Finding a Therapist

If you want hormones or surgery you will have to go through a therapist. A therapist can often be your coach, helping you through the process and providing support along the way.

The Minnesota Transgender Health Coalition has a Trans Friendly Provider Directory that can help you find the right therapist.  RECLAIM, an organization in Minneapolis that aims to increase mental health access for LGBT youth, also provides counseling and support groups.


Some trans people decide to take hormones as part of their transition. It's very important that you get your hormones from a health professional and that you are being monitored to make sure that the hormones are safe for you. Your health professional and therapist can talk with you about the risks associated with hormones, what changes to expect, and provide emotional support. Most therapists use the World Professional Association for Transgender Health (WPATH) Standards.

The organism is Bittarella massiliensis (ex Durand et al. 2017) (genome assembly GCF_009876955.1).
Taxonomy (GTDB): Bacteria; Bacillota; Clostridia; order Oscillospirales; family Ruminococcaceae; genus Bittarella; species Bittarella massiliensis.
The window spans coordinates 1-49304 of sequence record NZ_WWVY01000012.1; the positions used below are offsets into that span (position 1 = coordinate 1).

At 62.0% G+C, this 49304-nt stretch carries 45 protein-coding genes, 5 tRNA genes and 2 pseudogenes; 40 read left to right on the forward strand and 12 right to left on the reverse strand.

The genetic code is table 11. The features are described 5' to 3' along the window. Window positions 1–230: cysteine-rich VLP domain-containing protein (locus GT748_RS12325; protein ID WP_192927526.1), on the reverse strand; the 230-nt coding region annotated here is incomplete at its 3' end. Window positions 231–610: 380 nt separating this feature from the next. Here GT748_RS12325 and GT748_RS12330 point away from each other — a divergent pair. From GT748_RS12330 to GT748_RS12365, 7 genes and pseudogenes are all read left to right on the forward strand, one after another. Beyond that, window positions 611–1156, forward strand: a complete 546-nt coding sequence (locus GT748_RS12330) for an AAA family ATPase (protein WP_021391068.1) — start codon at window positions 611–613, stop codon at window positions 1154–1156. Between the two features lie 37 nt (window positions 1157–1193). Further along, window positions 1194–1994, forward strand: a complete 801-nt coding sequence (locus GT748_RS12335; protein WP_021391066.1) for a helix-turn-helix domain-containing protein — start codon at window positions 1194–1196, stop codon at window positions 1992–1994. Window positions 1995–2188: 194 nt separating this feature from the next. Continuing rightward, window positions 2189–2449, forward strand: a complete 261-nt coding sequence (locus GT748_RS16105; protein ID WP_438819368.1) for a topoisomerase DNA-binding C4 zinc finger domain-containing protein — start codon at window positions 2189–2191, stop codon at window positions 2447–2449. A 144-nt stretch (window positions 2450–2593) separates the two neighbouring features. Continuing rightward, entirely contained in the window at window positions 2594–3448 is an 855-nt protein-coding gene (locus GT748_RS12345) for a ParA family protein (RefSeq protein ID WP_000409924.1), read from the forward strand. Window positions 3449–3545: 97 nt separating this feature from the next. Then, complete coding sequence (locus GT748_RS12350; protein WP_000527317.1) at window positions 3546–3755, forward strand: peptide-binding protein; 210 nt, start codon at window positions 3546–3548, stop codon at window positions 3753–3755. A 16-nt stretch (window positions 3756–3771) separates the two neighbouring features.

The new standards require that a health profession conduct a psychosocial assessment and get the informed consent of the individual before making a referral to an endocrinologist or other hormone provider, who will actually prescribe the hormones. The criteria for hormone therapy are:

  1. Persistent, well-documented gender dysphoria;
  2. Capacity to make a fully informed decision and to consent for treatment;
  3. Age of majority in a given country
  4. If significant medical or mental health concerns are present, they must be reasonably well-controlled